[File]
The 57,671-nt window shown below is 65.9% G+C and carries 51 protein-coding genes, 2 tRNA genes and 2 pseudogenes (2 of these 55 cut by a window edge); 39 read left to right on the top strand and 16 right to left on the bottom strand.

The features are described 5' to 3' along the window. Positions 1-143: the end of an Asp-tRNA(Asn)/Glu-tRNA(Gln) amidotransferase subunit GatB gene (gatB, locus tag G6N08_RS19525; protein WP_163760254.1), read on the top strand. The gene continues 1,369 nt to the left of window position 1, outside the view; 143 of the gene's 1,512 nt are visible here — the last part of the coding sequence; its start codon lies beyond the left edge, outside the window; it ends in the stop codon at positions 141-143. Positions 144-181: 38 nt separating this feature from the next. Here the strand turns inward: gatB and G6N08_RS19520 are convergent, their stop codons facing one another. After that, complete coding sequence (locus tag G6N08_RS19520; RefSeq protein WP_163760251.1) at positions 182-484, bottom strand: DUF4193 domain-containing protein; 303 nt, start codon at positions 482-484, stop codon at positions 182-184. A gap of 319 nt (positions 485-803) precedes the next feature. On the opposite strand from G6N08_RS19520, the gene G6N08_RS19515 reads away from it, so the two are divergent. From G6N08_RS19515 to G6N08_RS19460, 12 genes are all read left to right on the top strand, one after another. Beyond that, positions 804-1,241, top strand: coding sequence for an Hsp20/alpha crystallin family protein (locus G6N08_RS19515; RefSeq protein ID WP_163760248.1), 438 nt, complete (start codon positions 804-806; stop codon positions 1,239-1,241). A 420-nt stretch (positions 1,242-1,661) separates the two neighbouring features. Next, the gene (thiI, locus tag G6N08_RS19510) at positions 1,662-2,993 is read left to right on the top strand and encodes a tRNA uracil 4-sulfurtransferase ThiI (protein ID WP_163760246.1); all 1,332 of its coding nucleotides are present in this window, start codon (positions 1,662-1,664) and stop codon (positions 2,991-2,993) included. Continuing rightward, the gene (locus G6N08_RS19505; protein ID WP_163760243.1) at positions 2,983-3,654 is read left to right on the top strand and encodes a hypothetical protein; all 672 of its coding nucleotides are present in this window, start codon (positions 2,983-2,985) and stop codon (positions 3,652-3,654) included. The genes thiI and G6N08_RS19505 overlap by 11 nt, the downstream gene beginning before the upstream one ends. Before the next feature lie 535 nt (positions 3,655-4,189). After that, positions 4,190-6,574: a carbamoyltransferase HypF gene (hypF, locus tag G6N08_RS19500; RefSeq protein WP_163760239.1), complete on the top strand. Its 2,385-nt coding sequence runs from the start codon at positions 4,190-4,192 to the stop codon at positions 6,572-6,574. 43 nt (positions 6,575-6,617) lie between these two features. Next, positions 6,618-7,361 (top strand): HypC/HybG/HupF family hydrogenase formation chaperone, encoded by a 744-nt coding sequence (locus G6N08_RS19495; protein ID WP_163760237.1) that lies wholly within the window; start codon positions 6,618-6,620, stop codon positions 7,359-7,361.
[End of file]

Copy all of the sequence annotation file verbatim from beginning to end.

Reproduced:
The 57,671-nt window shown below is 65.9% G+C and carries 51 protein-coding genes, 2 tRNA genes and 2 pseudogenes (2 of these 55 cut by a window edge); 39 read left to right on the top strand and 16 right to left on the bottom strand.

The features are described 5' to 3' along the window. Positions 1-143: the end of an Asp-tRNA(Asn)/Glu-tRNA(Gln) amidotransferase subunit GatB gene (gatB, locus tag G6N08_RS19525; protein WP_163760254.1), read on the top strand. The gene continues 1,369 nt to the left of window position 1, outside the view; 143 of the gene's 1,512 nt are visible here — the last part of the coding sequence; its start codon lies beyond the left edge, outside the window; it ends in the stop codon at positions 141-143. Positions 144-181: 38 nt separating this feature from the next. Here the strand turns inward: gatB and G6N08_RS19520 are convergent, their stop codons facing one another. After that, complete coding sequence (locus tag G6N08_RS19520; RefSeq protein WP_163760251.1) at positions 182-484, bottom strand: DUF4193 domain-containing protein; 303 nt, start codon at positions 482-484, stop codon at positions 182-184. A gap of 319 nt (positions 485-803) precedes the next feature. On the opposite strand from G6N08_RS19520, the gene G6N08_RS19515 reads away from it, so the two are divergent. From G6N08_RS19515 to G6N08_RS19460, 12 genes are all read left to right on the top strand, one after another. Beyond that, positions 804-1,241, top strand: coding sequence for an Hsp20/alpha crystallin family protein (locus G6N08_RS19515; RefSeq protein ID WP_163760248.1), 438 nt, complete (start codon positions 804-806; stop codon positions 1,239-1,241). A 420-nt stretch (positions 1,242-1,661) separates the two neighbouring features. Next, the gene (thiI, locus tag G6N08_RS19510) at positions 1,662-2,993 is read left to right on the top strand and encodes a tRNA uracil 4-sulfurtransferase ThiI (protein ID WP_163760246.1); all 1,332 of its coding nucleotides are present in this window, start codon (positions 1,662-1,664) and stop codon (positions 2,991-2,993) included. Continuing rightward, the gene (locus G6N08_RS19505; protein ID WP_163760243.1) at positions 2,983-3,654 is read left to right on the top strand and encodes a hypothetical protein; all 672 of its coding nucleotides are present in this window, start codon (positions 2,983-2,985) and stop codon (positions 3,652-3,654) included. The genes thiI and G6N08_RS19505 overlap by 11 nt, the downstream gene beginning before the upstream one ends. Before the next feature lie 535 nt (positions 3,655-4,189). After that, positions 4,190-6,574: a carbamoyltransferase HypF gene (hypF, locus tag G6N08_RS19500; RefSeq protein WP_163760239.1), complete on the top strand. Its 2,385-nt coding sequence runs from the start codon at positions 4,190-4,192 to the stop codon at positions 6,572-6,574. 43 nt (positions 6,575-6,617) lie between these two features. Next, positions 6,618-7,361 (top strand): HypC/HybG/HupF family hydrogenase formation chaperone, encoded by a 744-nt coding sequence (locus G6N08_RS19495; protein ID WP_163760237.1) that lies wholly within the window; start codon positions 6,618-6,620, stop codon positions 7,359-7,361.